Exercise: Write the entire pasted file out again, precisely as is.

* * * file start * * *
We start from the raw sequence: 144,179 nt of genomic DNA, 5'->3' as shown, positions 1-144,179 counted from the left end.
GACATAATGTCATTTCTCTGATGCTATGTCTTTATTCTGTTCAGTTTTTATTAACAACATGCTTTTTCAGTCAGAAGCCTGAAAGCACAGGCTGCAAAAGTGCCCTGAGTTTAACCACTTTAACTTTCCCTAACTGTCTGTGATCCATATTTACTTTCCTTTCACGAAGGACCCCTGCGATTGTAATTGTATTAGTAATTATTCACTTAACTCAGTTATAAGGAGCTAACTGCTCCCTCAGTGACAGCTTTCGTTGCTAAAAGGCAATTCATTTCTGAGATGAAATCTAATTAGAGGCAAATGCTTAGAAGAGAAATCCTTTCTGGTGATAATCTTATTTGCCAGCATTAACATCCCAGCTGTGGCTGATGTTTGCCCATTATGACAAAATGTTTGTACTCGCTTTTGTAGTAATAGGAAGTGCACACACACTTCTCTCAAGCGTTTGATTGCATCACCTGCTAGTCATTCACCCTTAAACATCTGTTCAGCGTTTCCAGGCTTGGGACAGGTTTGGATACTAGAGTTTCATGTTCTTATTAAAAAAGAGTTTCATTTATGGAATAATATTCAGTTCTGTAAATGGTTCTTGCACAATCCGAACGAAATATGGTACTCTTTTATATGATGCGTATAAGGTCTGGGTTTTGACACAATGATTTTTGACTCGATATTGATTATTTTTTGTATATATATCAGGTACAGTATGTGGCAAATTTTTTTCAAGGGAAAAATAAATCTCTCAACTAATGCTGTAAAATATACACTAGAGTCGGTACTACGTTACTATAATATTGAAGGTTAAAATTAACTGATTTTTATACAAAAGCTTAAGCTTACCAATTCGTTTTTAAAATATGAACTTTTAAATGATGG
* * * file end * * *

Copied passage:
We start from the raw sequence: 144,179 nt of genomic DNA, 5'->3' as shown, positions 1-144,179 counted from the left end.
GACATAATGTCATTTCTCTGATGCTATGTCTTTATTCTGTTCAGTTTTTATTAACAACATGCTTTTTCAGTCAGAAGCCTGAAAGCACAGGCTGCAAAAGTGCCCTGAGTTTAACCACTTTAACTTTCCCTAACTGTCTGTGATCCATATTTACTTTCCTTTCACGAAGGACCCCTGCGATTGTAATTGTATTAGTAATTATTCACTTAACTCAGTTATAAGGAGCTAACTGCTCCCTCAGTGACAGCTTTCGTTGCTAAAAGGCAATTCATTTCTGAGATGAAATCTAATTAGAGGCAAATGCTTAGAAGAGAAATCCTTTCTGGTGATAATCTTATTTGCCAGCATTAACATCCCAGCTGTGGCTGATGTTTGCCCATTATGACAAAATGTTTGTACTCGCTTTTGTAGTAATAGGAAGTGCACACACACTTCTCTCAAGCGTTTGATTGCATCACCTGCTAGTCATTCACCCTTAAACATCTGTTCAGCGTTTCCAGGCTTGGGACAGGTTTGGATACTAGAGTTTCATGTTCTTATTAAAAAAGAGTTTCATTTATGGAATAATATTCAGTTCTGTAAATGGTTCTTGCACAATCCGAACGAAATATGGTACTCTTTTATATGATGCGTATAAGGTCTGGGTTTTGACACAATGATTTTTGACTCGATATTGATTATTTTTTGTATATATATCAGGTACAGTATGTGGCAAATTTTTTTCAAGGGAAAAATAAATCTCTCAACTAATGCTGTAAAATATACACTAGAGTCGGTACTACGTTACTATAATATTGAAGGTTAAAATTAACTGATTTTTATACAAAAGCTTAAGCTTACCAATTCGTTTTTAAAATATGAACTTTTAAATGATGG